The pulse sensor has three pins which are as described below:

  • Pin-1: GND: Black Colour Wire – Connected to the GND terminal
  • Pin-2: VCC: Red Colour Wire – Connected to the supply voltage ( +5V otherwise +3.3V)
  • Pin-3: Signal: Purple Colour Wire – Connected to the pulsating o/p signal.

0.96″ I2C OLED Display:

A 0.96-inch blue OLED display module is shown here. Using SPI/IIC protocols, the display module can be connected to any microcontroller. It has a 128 x 64 resolution. Display board, a display, and a pre-soldered 4-pin male header are all included in the kit.

OLED Display

A thin, multi-layered organic film sandwiched between an anode and a cathode makes up the OLED (Organic Light-Emitting Diode), a self-illuminating device. OLED technology does not need a backlight, in contrast to LCD technology. OLED is thought to be the best technology for the upcoming generation of flat-panel displays and has a great application potential for practically all types of displays.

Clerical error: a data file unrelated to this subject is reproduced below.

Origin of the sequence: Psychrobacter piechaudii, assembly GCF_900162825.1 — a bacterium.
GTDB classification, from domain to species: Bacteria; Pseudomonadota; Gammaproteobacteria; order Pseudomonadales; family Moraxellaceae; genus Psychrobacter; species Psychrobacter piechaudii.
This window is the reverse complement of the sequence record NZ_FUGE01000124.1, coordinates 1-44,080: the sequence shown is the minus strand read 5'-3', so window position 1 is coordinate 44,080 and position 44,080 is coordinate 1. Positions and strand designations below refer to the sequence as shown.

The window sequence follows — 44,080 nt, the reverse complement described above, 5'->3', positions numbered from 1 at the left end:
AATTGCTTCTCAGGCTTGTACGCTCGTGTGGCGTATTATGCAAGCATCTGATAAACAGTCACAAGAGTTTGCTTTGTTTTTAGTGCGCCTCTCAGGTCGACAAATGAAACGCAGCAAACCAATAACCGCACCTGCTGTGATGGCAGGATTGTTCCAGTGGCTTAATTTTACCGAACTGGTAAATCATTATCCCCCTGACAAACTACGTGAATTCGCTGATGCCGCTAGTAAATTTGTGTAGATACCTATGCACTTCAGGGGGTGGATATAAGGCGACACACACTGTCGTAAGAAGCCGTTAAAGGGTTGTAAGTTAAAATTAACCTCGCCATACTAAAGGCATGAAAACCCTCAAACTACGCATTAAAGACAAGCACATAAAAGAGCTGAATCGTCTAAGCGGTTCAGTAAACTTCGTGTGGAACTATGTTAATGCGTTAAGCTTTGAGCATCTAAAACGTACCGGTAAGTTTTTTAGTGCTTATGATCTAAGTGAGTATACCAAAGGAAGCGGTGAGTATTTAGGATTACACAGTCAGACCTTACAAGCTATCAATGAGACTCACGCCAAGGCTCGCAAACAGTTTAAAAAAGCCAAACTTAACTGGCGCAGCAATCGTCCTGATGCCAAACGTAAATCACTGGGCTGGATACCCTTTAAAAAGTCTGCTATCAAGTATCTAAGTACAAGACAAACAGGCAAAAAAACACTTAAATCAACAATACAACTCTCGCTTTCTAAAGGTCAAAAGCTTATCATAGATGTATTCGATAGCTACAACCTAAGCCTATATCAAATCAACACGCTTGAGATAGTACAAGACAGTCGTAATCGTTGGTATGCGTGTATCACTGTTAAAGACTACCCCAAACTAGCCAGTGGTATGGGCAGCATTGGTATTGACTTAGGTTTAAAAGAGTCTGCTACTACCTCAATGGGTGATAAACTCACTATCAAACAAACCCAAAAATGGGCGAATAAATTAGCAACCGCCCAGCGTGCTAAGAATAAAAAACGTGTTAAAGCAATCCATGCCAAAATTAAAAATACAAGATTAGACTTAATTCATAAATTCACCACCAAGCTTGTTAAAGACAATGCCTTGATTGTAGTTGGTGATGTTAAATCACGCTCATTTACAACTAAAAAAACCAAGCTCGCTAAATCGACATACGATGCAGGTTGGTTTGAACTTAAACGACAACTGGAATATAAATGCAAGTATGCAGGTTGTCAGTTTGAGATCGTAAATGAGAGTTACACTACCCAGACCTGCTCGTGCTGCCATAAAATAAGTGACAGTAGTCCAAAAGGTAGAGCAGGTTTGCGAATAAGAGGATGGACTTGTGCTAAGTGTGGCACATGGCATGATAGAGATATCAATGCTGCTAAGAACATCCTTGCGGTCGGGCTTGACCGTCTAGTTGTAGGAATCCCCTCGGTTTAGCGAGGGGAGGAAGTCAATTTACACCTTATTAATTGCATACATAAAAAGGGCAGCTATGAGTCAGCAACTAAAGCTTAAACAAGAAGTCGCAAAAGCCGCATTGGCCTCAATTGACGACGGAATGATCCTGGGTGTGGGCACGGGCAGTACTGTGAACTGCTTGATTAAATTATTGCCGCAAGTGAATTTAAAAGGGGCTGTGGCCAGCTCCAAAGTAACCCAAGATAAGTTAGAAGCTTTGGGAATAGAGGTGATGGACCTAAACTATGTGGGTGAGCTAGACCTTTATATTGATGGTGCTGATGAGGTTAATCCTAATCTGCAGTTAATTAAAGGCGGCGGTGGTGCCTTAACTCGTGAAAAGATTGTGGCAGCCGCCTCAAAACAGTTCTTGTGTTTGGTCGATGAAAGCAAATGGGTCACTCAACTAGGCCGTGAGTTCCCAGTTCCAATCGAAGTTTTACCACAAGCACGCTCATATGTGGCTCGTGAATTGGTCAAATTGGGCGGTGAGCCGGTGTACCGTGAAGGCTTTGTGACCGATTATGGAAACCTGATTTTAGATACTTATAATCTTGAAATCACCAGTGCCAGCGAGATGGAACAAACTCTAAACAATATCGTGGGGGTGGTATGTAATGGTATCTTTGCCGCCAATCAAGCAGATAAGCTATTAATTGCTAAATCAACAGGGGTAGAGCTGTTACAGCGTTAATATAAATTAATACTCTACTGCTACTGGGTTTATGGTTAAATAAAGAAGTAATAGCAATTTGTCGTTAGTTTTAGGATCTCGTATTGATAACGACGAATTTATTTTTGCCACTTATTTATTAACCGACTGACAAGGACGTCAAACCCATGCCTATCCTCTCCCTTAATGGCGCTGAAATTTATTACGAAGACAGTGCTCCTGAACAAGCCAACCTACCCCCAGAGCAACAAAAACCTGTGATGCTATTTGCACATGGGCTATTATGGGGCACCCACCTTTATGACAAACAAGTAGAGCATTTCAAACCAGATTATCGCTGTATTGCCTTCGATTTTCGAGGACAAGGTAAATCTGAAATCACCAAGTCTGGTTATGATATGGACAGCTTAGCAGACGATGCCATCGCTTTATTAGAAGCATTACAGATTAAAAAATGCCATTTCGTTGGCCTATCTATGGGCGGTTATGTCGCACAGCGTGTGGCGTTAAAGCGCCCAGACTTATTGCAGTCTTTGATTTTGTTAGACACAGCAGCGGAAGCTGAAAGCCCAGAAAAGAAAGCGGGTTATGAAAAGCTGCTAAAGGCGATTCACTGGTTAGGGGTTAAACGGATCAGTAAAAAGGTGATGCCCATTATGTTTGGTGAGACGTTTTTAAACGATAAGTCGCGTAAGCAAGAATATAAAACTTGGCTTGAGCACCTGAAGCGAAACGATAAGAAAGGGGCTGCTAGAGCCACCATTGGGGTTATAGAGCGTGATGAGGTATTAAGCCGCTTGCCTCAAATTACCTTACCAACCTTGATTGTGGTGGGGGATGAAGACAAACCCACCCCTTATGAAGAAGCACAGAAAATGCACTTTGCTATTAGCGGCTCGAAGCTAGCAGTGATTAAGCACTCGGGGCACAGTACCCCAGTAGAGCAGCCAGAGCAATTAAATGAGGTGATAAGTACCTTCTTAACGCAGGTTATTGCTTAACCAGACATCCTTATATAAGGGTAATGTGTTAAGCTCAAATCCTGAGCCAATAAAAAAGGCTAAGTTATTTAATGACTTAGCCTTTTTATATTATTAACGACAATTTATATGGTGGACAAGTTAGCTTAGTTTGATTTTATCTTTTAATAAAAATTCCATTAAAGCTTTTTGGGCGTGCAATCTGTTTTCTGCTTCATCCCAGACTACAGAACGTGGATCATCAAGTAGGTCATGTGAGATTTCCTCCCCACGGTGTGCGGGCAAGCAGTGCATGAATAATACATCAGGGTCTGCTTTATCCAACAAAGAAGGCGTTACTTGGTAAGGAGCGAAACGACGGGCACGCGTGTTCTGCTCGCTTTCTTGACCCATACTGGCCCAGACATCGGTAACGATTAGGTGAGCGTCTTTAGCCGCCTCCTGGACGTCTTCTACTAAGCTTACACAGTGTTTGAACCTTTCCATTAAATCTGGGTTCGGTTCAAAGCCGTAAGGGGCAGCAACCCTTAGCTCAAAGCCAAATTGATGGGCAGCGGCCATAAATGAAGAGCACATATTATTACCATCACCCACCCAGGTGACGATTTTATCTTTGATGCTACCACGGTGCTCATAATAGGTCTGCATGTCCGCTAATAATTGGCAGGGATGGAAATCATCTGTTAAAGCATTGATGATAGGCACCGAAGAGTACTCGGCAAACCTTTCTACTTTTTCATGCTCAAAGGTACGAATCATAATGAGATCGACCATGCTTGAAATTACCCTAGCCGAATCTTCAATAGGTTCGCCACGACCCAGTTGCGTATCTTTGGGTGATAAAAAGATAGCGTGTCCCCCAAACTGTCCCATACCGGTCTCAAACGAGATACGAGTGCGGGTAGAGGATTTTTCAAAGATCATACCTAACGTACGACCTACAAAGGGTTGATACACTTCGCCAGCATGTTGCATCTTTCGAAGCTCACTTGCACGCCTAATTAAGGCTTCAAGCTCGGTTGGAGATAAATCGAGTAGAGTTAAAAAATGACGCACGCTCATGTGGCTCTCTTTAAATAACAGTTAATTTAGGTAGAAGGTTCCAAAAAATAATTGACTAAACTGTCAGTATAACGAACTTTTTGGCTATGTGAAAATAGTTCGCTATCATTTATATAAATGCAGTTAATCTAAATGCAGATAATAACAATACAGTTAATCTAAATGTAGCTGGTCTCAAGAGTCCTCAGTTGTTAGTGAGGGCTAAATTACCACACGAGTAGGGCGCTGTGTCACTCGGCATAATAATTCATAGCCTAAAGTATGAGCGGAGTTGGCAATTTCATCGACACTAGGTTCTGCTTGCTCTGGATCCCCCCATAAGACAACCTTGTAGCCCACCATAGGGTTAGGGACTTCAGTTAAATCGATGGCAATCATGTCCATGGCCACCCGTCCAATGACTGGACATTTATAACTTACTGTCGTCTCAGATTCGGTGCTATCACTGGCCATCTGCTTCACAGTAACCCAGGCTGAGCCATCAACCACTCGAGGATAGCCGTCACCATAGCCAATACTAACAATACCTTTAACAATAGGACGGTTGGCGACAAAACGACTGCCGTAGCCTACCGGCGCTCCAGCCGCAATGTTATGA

Circuit Diagram & Connections:

Assemble the parts as described in the diagram below to create an ECG display using a pulse sensor, an OLED display, and an Arduino.

ECG Display using Pulse Sensor with OLED & Arduino
  • Join the GND and VCC pins of the pulse sensor to the Arduino’s 5V pin. Its signal pin is connected to Arduino Analog pin A0.
  • Similarly, join the GND and VCC pins of the OLED display to the 3.3V pin of the Arduino. SDA and SCK pins should be connected to Arduino pins A4 and A5, respectively.